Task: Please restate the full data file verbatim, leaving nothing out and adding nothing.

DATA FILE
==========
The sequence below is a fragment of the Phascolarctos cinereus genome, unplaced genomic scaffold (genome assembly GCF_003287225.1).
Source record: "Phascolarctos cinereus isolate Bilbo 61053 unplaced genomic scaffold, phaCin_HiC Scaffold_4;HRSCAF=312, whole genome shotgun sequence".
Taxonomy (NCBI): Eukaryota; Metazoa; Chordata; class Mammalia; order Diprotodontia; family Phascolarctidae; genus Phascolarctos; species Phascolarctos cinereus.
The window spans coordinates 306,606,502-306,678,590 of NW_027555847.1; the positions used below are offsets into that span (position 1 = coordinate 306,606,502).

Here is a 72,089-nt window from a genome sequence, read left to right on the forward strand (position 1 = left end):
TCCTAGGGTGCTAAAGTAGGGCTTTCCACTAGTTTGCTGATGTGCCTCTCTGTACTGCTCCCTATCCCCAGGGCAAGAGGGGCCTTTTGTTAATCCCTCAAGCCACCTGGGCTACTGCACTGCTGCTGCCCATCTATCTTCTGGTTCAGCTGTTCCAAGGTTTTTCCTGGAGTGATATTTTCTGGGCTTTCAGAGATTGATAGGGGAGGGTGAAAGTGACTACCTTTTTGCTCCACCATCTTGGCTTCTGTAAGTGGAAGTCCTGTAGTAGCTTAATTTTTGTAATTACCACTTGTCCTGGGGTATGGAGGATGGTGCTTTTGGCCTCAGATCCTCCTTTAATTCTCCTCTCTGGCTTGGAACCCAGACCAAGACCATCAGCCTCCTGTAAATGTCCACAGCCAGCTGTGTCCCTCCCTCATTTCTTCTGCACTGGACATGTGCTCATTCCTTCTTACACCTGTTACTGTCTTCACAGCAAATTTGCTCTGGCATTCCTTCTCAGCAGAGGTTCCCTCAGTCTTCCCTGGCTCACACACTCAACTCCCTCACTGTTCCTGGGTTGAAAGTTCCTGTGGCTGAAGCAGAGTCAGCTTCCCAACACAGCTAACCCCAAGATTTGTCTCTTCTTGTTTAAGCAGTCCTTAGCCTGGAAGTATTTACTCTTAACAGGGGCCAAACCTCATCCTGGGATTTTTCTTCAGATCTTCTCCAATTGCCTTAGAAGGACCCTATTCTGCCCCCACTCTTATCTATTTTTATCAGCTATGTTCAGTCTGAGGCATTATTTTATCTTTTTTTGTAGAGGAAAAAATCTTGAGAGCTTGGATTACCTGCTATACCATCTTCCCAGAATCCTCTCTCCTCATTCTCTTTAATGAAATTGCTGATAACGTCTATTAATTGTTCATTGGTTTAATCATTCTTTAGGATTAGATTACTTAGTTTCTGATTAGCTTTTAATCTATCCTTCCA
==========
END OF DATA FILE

The sequence below is a fragment of the Phascolarctos cinereus genome, unplaced genomic scaffold (genome assembly GCF_003287225.1).
Source record: "Phascolarctos cinereus isolate Bilbo 61053 unplaced genomic scaffold, phaCin_HiC Scaffold_4;HRSCAF=312, whole genome shotgun sequence".
Taxonomy (NCBI): Eukaryota; Metazoa; Chordata; class Mammalia; order Diprotodontia; family Phascolarctidae; genus Phascolarctos; species Phascolarctos cinereus.
The window spans coordinates 306,606,502-306,678,590 of NW_027555847.1; the positions used below are offsets into that span (position 1 = coordinate 306,606,502).

Here is a 72,089-nt window from a genome sequence, read left to right on the forward strand (position 1 = left end):
TCCTAGGGTGCTAAAGTAGGGCTTTCCACTAGTTTGCTGATGTGCCTCTCTGTACTGCTCCCTATCCCCAGGGCAAGAGGGGCCTTTTGTTAATCCCTCAAGCCACCTGGGCTACTGCACTGCTGCTGCCCATCTATCTTCTGGTTCAGCTGTTCCAAGGTTTTTCCTGGAGTGATATTTTCTGGGCTTTCAGAGATTGATAGGGGAGGGTGAAAGTGACTACCTTTTTGCTCCACCATCTTGGCTTCTGTAAGTGGAAGTCCTGTAGTAGCTTAATTTTTGTAATTACCACTTGTCCTGGGGTATGGAGGATGGTGCTTTTGGCCTCAGATCCTCCTTTAATTCTCCTCTCTGGCTTGGAACCCAGACCAAGACCATCAGCCTCCTGTAAATGTCCACAGCCAGCTGTGTCCCTCCCTCATTTCTTCTGCACTGGACATGTGCTCATTCCTTCTTACACCTGTTACTGTCTTCACAGCAAATTTGCTCTGGCATTCCTTCTCAGCAGAGGTTCCCTCAGTCTTCCCTGGCTCACACACTCAACTCCCTCACTGTTCCTGGGTTGAAAGTTCCTGTGGCTGAAGCAGAGTCAGCTTCCCAACACAGCTAACCCCAAGATTTGTCTCTTCTTGTTTAAGCAGTCCTTAGCCTGGAAGTATTTACTCTTAACAGGGGCCAAACCTCATCCTGGGATTTTTCTTCAGATCTTCTCCAATTGCCTTAGAAGGACCCTATTCTGCCCCCACTCTTATCTATTTTTATCAGCTATGTTCAGTCTGAGGCATTATTTTATCTTTTTTTGTAGAGGAAAAAATCTTGAGAGCTTGGATTACCTGCTATACCATCTTCCCAGAATCCTCTCTCCTCATTCTCTTTAATGAAATTGCTGATAACGTCTATTAATTGTTCATTGGTTTAATCATTCTTTAGGATTAGATTACTTAGTTTCTGATTAGCTTTTAATCTATCCTTCCA